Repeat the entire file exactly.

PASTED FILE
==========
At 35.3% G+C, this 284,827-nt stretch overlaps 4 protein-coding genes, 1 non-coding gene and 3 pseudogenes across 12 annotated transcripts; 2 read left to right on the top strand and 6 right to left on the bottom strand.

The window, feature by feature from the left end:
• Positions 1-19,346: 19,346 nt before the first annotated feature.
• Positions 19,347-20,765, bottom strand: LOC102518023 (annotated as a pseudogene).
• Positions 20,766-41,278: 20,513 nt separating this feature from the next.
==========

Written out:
At 35.3% G+C, this 284,827-nt stretch overlaps 4 protein-coding genes, 1 non-coding gene and 3 pseudogenes across 12 annotated transcripts; 2 read left to right on the top strand and 6 right to left on the bottom strand.

The window, feature by feature from the left end:
• Positions 1-19,346: 19,346 nt before the first annotated feature.
• Positions 19,347-20,765, bottom strand: LOC102518023 (annotated as a pseudogene).
• Positions 20,766-41,278: 20,513 nt separating this feature from the next.